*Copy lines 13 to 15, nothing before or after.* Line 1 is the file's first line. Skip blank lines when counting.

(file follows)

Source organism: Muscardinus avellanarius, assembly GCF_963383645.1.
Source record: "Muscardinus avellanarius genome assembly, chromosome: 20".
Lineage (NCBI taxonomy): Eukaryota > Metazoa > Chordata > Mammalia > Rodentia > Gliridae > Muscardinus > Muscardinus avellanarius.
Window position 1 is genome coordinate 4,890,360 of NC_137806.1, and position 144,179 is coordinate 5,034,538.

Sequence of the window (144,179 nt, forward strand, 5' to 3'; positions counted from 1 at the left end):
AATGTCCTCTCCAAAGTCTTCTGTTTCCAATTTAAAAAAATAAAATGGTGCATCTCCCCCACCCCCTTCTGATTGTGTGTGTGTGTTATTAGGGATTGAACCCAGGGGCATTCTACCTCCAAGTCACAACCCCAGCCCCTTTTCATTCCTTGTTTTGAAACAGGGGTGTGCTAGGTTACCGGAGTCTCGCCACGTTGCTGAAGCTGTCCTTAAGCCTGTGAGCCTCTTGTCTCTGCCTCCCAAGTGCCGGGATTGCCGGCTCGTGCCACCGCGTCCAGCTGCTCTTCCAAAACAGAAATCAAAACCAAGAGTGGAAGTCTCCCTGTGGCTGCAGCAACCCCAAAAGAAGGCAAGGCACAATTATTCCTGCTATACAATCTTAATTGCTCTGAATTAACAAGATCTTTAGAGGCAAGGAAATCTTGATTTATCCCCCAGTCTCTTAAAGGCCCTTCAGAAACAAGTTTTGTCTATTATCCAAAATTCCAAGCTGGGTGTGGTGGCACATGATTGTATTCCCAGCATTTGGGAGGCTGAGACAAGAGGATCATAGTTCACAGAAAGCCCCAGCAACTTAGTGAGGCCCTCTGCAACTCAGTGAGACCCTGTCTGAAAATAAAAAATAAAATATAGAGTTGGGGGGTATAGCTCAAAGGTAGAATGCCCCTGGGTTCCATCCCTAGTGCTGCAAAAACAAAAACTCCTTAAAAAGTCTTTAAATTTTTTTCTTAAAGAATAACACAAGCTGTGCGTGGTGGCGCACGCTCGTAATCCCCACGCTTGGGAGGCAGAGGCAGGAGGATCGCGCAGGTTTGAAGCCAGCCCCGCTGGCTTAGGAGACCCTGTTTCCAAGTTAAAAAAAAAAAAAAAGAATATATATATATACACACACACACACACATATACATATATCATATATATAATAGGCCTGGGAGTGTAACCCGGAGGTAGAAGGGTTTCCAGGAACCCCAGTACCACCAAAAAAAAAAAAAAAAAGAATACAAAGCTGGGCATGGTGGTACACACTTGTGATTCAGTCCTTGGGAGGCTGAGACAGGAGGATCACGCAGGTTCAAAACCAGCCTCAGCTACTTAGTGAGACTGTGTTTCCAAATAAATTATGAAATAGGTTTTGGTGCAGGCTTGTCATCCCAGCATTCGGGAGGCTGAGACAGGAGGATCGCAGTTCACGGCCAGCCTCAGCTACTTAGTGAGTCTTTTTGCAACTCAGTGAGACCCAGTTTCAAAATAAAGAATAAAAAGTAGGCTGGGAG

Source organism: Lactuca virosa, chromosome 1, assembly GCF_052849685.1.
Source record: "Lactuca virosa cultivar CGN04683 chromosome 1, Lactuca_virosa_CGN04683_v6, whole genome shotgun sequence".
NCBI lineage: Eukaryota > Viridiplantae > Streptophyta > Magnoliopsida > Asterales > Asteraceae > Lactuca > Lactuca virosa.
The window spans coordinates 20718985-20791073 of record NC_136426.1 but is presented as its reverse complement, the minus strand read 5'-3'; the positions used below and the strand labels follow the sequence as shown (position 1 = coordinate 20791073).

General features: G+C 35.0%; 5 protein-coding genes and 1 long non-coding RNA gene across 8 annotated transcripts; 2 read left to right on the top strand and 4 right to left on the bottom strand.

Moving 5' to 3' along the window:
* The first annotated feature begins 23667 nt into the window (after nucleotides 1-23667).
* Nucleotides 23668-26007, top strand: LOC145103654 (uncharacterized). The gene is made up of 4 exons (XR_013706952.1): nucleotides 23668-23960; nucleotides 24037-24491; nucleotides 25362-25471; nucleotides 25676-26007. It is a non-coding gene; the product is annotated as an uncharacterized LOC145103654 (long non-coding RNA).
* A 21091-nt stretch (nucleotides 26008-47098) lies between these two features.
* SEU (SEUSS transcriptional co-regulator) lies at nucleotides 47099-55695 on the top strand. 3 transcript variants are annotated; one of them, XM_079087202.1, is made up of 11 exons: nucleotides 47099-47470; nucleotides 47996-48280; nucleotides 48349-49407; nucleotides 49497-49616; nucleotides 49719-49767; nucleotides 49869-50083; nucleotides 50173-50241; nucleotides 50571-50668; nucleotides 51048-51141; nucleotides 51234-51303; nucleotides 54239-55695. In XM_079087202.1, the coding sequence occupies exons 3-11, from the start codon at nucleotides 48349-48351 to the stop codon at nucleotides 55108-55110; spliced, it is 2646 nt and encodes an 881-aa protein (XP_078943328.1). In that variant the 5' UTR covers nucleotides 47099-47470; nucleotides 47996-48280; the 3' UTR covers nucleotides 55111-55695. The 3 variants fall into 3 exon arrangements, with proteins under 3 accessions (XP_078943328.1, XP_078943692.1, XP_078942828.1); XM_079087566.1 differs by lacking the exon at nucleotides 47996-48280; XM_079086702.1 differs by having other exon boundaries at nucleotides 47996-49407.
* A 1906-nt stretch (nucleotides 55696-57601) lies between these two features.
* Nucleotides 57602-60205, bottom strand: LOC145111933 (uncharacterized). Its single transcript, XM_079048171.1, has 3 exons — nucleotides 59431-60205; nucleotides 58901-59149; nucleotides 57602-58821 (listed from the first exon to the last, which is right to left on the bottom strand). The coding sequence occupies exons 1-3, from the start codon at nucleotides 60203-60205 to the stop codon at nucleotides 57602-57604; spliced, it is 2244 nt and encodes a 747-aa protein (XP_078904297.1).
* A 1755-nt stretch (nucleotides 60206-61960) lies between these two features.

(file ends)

* The first annotated feature begins 23667 nt into the window (after nucleotides 1-23667).
* Nucleotides 23668-26007, top strand: LOC145103654 (uncharacterized). The gene is made up of 4 exons (XR_013706952.1): nucleotides 23668-23960; nucleotides 24037-24491; nucleotides 25362-25471; nucleotides 25676-26007. It is a non-coding gene; the product is annotated as an uncharacterized LOC145103654 (long non-coding RNA).
* A 21091-nt stretch (nucleotides 26008-47098) lies between these two features.